Bob Spiotto gestures wildly around the dusty floors and construction rigging as he describes film festivals and off-Broadway plays, jazz music and benefit events, and dreams of a packed house.
It’s no far-fetched plan, says the Suffolk Theater’s new executive director. It’s a real possibility, he says, full of potential for East Main Street’s looming, long overdue landmark.
“To come into a space like this and just see it is amazing,” Mr. Spiotto said in an interview Tuesday. “I don’t even know where to start, because there is so much I want to do that can be done, that should be done. There are an amazing amount of artists and talented people who will want to be here.”
Mr. Spiotto, a Holbrook resident and former executive producer and art director for Hofstra University’s Hofstra Entertainment program for nearly 22 years, was hired in early July by Suffolk Theater owners Bob and Dianne Castaldi to run the theater’s programming.
While he has spent the past month finishing up his work at Hofstra and beginning to work at the theater, Mr. Spiotto said he is already drawing inspiration from the old moviehouse’s storied history.
He pointed to a poster of Footlight Parade – a 1933 musical starring James Cagney – hanging in the theater’s lobby. On Dec. 30, 1933, it became the first film screened at the Suffolk Theater. Records show thousands attended the grand premiere.
Mr. Spiotto said he wants to kick off the relaunching of the theater by going back to its roots, and show the film again as a VIP event to test the theater’s staff. The next night, he said, the theater will host a New Year’s Eve celebration for the public, complete with live music, a simulcast of the ball dropping in New York City, food and drinks.
The theater, he said, will not just bring in outside, big-name talent, but will also hold events for local artists at East End Arts or other groups across the East End.
“I’m going to be looking to welcome the community in here, not just to sit in the seats but to support other artists in the community,” Mr. Spiotto said.
But he doesn’t want to “steal” already successful ideas, he added, citing the Blues Festival as an example. Instead, Mr. Spiotto said he plans to talk to event organizers and see if the Suffolk Theatre can work together to supplement their event, and vice versa.
“I don’t want to step on anybody’s toes, I’d much prefer to dance with them,” he said.
The inside of the theater has been reworked to accommodate the former movie palace’s new plans. The gentle sloping seating will be replaced by tiers, which can be set up with table and chairs for people to eat while they watch the show – the theater’s capacity will vary for each event.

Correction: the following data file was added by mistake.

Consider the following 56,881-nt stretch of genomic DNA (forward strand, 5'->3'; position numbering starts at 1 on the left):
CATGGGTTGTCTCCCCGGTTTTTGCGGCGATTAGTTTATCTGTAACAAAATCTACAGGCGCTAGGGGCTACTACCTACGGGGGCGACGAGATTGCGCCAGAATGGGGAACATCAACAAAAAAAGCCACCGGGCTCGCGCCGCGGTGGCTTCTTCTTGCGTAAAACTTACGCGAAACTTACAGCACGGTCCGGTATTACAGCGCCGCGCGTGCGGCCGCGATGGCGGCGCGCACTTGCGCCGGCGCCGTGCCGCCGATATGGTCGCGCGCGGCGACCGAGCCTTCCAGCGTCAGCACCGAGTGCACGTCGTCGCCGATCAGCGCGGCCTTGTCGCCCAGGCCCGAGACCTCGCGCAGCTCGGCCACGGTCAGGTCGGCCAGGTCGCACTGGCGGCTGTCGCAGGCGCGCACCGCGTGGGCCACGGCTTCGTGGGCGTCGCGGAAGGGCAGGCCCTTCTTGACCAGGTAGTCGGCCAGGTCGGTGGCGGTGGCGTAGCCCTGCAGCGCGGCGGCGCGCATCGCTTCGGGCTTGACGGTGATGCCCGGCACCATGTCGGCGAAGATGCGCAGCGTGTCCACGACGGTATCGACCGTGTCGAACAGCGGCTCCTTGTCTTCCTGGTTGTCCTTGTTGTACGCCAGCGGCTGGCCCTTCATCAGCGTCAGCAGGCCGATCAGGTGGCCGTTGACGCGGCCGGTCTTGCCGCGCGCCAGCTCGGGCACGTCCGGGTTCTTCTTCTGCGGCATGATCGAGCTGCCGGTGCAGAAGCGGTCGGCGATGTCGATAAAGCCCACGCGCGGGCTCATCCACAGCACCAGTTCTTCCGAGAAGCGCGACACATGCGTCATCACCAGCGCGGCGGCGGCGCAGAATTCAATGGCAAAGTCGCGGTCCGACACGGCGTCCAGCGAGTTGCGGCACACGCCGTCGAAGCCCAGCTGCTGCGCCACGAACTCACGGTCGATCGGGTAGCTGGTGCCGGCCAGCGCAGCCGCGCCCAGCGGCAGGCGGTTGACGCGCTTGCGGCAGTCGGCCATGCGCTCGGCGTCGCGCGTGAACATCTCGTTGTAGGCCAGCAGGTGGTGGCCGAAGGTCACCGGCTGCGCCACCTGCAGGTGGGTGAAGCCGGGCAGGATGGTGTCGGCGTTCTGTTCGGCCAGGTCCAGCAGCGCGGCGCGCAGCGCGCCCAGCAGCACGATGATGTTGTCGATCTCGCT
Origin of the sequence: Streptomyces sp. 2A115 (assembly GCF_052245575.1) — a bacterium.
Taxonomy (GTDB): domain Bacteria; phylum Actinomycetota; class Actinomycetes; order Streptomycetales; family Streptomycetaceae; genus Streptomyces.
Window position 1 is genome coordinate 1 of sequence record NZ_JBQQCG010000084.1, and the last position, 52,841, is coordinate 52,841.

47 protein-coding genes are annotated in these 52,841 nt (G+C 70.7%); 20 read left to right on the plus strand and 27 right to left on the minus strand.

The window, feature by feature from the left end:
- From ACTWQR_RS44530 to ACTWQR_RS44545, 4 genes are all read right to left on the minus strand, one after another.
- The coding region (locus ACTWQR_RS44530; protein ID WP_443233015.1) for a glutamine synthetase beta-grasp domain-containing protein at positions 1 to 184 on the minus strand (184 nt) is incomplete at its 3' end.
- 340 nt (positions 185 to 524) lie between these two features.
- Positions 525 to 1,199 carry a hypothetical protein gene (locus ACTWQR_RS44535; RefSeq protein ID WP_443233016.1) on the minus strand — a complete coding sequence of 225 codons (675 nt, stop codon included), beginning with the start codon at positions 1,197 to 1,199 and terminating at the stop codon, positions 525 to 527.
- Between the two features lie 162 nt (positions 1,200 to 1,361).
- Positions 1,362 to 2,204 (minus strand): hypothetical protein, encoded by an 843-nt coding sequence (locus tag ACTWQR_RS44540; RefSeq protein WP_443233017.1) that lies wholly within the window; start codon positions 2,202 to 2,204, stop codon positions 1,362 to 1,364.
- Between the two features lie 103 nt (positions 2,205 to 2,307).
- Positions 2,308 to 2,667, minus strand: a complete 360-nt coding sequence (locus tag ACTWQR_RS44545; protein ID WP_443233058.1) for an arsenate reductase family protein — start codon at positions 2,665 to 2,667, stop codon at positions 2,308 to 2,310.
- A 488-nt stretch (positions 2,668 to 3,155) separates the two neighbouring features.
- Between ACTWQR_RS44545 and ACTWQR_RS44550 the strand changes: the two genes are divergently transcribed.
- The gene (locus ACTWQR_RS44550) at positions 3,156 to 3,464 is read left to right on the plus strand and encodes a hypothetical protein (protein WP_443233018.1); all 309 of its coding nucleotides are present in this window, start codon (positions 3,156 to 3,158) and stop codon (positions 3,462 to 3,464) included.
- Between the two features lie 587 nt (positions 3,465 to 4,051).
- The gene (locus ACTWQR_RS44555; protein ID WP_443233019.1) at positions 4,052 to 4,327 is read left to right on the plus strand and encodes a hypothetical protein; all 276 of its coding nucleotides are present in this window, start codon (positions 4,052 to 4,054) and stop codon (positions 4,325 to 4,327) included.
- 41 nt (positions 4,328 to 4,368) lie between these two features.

The stage will be extended out to provide more space for performers and the floor will be leveled to make room for dancing, he said. The back of the theater will have a bar and staging area for food.
Yet the surviving touches from an earlier age are being kept safe. The walls will be redecorated with the same original pattern used in the theater, and vintage, original “Exit” and “Bathroom” signs hang from the walls. Mr. Spiotto even hopes to see the mosaic fish water fountain on the west wall restored.
Mr. Spiotto’s biggest mission now is what he says will be a project to showcase the theater’s history in Riverhead.
When he first got the job, Mr. Spiotto was handed a binder that contained newspaper clippings detailing the setbacks and drama surrounding the theater’s renovations.
“Where’s the history?” he said, adding that he’s not interested in the drama, but in what the theater meant to the community. He hopes to collect artifacts, like photos and postcards, from local residents to display in an exhibit next to the theater.
Mr. Spiotto already has a pile of items, like original sinks and old posters, in the theater’s basement that he plans to use.
He said it’s part of his plan to bring the theater back to its former glory, and then some, while giving others the same experience he had when he first walked through the theater’s doors.
“For me it was kind of like seeing Disneyworld for the first time,” he said with an infectious grin. “It’s that kind of experience you don’t forget.”